Forum for Science, Industry and Business

Sponsored by:     3M 
Search our Site:

 

New NIST method evaluates response to oxidation in live cells

13.02.2014
Researchers at the National Institute of Standards and Technology (NIST) have developed a new method for accurately measuring a key process governing a wide variety of cellular functions that may become the basis for a "health checkup" for living cells.

The NIST technique measures changes in a living cell's internal redox (reduction-oxidation) potential, a chemistry concept that expresses the favorability of reactions in which molecules or atoms either gain or lose electrons.


NMR data showing the levels of reduced glutathione (GSH) and oxidized glutathione (GSSG) over time in yeast cells at rest (top) and under oxidative stress (bottom). The cells at rest have almost no GSSG (dark blue shades) but it spikes briefly when they are stressed, while GSH declines. This type of analysis may one day help to measure cell health.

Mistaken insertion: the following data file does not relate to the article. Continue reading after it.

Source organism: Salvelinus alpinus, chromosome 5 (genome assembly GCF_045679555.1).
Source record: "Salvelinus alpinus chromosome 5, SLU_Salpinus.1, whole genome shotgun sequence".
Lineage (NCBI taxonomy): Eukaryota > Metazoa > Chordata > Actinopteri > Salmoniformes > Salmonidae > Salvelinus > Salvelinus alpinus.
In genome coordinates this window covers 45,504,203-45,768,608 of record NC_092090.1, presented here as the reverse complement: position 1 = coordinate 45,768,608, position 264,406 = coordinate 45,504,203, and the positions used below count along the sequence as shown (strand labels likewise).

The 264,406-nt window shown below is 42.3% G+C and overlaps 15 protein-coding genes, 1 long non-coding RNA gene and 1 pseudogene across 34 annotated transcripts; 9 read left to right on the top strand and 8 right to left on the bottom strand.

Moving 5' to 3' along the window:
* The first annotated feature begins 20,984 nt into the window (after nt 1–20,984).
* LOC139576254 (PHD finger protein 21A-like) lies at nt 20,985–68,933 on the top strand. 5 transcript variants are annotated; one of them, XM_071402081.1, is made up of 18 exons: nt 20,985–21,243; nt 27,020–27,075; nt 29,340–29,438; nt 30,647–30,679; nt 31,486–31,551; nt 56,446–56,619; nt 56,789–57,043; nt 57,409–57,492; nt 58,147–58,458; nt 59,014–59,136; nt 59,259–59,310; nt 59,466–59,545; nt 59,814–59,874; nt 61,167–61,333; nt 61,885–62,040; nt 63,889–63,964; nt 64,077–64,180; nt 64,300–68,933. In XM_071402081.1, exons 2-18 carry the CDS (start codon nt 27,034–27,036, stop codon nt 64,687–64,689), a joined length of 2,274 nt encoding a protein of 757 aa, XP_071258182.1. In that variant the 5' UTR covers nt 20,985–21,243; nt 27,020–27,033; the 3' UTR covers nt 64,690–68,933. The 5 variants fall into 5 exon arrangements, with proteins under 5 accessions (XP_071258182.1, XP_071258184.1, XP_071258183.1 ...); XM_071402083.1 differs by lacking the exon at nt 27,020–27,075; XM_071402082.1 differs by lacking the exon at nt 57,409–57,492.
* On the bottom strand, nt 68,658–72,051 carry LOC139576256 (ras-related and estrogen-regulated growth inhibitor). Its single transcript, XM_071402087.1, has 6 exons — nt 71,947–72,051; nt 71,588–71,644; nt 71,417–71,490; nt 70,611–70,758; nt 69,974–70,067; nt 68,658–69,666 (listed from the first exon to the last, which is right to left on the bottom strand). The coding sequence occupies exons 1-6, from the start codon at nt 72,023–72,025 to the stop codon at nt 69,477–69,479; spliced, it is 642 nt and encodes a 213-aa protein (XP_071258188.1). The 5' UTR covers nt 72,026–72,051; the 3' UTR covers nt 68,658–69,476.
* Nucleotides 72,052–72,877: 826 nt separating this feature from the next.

Credit: Reipa/NIST

Redox reactions are important to cell chemistry because they regulate many genes and the proteins they produce. An accurate measure of redox potential can provide insight into how well these genes are working, and in turn, whether or not the activities they control—such as differentiation and growth—are functioning normally.

To assess this, scientists customarily measure the levels of both the reduced (electrons added) and oxidized (electrons lost) forms of glutathione, a peptide the cell uses as an antioxidant. Glutathione in cells is found predominately in the reduced state, known as GSH, but some gets converted to the oxidized form, known as GSSG. A high amount of GSSG indicates a cell has suffered oxidative stress, a process believed to contribute to cell aging, breakdown, malfunction (such as cancer) and eventual death.